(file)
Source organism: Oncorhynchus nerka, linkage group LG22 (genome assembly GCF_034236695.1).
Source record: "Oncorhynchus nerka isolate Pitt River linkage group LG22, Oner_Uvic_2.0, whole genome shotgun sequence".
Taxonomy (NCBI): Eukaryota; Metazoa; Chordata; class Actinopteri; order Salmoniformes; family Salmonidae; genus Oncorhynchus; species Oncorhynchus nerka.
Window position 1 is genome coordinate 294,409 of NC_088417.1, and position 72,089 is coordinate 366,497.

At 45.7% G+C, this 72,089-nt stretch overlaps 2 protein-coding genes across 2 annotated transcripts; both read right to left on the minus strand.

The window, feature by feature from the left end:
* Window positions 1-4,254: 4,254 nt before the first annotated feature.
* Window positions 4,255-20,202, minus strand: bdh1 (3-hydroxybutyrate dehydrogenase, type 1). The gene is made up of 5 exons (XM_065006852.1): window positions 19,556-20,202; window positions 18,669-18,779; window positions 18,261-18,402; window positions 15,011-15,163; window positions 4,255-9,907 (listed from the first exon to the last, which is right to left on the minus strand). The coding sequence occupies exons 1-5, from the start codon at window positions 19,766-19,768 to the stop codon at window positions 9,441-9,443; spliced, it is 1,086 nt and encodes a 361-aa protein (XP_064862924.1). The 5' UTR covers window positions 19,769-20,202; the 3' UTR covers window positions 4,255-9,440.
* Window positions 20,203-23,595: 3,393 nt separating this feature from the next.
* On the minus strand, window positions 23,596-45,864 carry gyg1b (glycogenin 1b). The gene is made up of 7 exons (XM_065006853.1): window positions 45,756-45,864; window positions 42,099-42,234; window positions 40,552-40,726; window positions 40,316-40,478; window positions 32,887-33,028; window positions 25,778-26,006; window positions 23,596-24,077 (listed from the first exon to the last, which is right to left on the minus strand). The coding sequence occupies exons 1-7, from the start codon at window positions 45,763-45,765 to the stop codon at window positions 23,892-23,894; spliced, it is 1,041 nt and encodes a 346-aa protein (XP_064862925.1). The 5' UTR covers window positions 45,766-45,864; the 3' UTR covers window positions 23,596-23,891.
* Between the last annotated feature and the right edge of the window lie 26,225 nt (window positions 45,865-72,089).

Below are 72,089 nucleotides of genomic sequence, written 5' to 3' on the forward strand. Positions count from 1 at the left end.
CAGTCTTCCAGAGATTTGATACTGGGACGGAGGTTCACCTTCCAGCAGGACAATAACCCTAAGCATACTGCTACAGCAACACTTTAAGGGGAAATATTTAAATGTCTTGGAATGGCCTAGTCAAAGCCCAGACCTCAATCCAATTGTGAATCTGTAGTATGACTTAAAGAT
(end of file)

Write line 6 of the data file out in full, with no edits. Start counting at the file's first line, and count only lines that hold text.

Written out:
The window, feature by feature from the left end: